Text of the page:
Google has just pushed an update to its Terms of Service covering its ecosystem of Internet services, particularly Gmail. While the new ToS doesn't really change anything in the way Google scans emails, it now makes that whole process explicit, showing just how much you are practically allowing Google to see.
Email scanning is a particularly contentious subject, especially in light of recent spying and data collection scandals. It is almost somewhat more far-reaching than, say, monitoring browsing habits because it can potentially cover not just the email you send out but also those you receive, even when the sender uses a different service provider. Understandably, Google has been the target of many a complaint as well as class action suits accusing Google of violating several privacy laws in order to serve up personalized ads.
Google, for its part, never denied the practice and is now actually making it even more clear. The revised service agreement now contains a whole paragraph dedicated to explaining what the purpose of content scanning is and what is covered. And this isn't just for email, though that is also explicitly mentioned, but affects any content uploaded, submitted, stored, sent, or received via Google's services.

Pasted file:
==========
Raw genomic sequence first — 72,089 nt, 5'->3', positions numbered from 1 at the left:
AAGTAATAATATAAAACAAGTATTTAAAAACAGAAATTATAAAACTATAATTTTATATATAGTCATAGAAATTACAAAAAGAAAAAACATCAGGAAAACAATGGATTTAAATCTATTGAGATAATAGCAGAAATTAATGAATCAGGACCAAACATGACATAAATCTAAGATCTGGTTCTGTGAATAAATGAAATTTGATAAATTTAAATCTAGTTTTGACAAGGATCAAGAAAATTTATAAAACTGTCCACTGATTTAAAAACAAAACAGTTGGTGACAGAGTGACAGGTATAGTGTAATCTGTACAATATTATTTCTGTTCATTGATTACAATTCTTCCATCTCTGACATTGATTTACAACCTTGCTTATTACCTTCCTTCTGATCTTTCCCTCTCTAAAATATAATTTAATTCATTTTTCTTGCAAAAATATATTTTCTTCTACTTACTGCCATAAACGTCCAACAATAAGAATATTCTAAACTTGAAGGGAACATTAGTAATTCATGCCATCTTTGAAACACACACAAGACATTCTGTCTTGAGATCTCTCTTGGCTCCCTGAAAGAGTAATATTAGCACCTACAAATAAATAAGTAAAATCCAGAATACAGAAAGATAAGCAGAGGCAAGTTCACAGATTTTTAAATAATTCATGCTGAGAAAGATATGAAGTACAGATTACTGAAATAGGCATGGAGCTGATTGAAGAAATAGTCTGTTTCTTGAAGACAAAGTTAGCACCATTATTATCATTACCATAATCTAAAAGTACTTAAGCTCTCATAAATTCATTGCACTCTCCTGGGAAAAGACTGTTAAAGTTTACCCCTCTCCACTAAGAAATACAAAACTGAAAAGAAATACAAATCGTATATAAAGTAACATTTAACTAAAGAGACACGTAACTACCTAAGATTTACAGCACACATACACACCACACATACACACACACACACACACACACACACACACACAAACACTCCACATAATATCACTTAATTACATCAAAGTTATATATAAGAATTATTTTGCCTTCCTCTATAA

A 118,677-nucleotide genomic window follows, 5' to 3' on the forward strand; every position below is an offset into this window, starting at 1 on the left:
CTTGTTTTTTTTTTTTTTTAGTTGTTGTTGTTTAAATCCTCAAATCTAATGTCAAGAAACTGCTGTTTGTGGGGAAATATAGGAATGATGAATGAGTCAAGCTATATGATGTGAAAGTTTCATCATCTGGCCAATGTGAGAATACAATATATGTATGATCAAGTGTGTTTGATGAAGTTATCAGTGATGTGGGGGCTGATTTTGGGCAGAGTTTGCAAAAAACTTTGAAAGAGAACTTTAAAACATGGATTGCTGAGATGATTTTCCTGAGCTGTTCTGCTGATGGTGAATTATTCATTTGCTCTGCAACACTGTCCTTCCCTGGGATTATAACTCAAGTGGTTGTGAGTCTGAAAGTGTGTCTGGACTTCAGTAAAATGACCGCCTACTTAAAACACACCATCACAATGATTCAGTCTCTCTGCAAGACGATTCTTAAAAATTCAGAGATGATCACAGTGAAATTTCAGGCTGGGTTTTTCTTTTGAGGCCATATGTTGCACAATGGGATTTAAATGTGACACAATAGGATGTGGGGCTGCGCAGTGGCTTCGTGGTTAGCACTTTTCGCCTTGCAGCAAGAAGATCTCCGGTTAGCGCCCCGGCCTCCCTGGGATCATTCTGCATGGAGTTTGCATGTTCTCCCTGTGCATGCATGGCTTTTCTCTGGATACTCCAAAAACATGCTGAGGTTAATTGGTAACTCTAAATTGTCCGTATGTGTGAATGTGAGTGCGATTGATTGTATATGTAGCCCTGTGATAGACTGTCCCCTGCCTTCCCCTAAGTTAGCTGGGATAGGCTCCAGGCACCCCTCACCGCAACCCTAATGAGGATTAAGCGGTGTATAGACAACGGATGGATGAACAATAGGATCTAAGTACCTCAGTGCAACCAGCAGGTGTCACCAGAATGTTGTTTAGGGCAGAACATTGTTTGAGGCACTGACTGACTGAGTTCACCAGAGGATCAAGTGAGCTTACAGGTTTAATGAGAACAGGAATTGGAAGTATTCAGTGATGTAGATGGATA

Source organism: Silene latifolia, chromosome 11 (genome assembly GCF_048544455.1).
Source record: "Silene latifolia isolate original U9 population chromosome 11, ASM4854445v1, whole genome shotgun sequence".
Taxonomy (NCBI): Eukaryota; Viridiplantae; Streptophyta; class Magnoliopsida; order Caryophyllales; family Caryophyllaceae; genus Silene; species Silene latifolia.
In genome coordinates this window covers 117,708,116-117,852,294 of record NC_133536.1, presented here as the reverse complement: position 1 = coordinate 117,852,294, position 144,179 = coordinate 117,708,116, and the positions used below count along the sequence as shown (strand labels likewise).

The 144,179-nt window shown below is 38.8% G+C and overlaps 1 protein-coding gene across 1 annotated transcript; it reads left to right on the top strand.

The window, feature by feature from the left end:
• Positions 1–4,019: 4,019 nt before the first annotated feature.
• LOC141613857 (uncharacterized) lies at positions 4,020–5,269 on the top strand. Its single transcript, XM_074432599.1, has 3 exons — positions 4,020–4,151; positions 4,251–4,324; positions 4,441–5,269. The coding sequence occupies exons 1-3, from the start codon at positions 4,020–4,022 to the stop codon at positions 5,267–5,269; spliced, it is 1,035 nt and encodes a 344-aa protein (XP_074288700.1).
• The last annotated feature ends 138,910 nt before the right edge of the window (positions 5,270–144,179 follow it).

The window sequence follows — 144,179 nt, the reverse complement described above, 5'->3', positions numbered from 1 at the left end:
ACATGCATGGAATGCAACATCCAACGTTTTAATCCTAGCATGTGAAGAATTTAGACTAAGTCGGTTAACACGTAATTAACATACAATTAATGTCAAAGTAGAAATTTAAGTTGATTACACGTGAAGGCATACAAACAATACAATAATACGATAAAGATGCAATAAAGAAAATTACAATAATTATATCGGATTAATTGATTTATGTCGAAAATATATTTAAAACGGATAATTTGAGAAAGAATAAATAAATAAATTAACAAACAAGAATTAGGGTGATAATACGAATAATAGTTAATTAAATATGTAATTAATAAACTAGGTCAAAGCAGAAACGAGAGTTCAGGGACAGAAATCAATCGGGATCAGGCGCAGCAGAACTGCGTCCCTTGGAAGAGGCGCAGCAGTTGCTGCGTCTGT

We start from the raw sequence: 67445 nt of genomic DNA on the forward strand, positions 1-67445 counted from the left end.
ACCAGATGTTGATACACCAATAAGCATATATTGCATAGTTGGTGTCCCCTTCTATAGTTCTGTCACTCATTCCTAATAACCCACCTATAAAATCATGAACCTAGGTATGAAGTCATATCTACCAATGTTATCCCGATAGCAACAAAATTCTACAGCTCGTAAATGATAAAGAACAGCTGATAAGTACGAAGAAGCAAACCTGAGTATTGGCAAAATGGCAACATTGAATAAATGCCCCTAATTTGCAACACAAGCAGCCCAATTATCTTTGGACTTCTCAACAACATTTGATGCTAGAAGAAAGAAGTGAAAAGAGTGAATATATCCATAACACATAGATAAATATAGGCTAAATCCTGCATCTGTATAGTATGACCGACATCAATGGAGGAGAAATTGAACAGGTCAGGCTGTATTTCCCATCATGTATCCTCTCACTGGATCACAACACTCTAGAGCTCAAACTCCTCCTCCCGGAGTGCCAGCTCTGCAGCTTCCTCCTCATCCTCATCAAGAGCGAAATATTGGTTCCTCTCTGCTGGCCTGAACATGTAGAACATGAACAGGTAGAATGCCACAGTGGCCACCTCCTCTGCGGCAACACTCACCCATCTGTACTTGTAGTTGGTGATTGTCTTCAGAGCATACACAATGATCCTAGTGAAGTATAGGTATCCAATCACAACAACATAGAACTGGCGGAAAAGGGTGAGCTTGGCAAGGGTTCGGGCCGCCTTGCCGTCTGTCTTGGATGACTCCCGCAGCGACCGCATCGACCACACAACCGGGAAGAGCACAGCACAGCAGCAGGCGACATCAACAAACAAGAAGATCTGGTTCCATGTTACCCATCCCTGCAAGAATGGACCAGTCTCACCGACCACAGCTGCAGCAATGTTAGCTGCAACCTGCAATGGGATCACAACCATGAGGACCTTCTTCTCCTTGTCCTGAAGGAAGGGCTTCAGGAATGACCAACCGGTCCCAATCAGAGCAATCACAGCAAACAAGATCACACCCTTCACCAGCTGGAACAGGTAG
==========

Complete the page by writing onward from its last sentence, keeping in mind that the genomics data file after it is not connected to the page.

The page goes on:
"Our automated systems analyze your content (including emails) to provide you personally relevant product features, such as customized search results, tailored advertising, and spam and malware detection. This analysis occurs as the content is sent, received, and when it is stored."
As one can see, it also covers content you receive from other people, which may not sit well for those who do not want Google's eyes on them. Though to be fair, scanning is claimed to be used not just for tailored ads but also for spam and malware detection, something users would probably appreciate. Google believes it has not broken any law since Gmail users agree to these terms when they signed up for the service as part of the email delivery process. The question now is how much attention users pay to these types of agreement and how much privacy they are willing to sacrifice to use Google's services.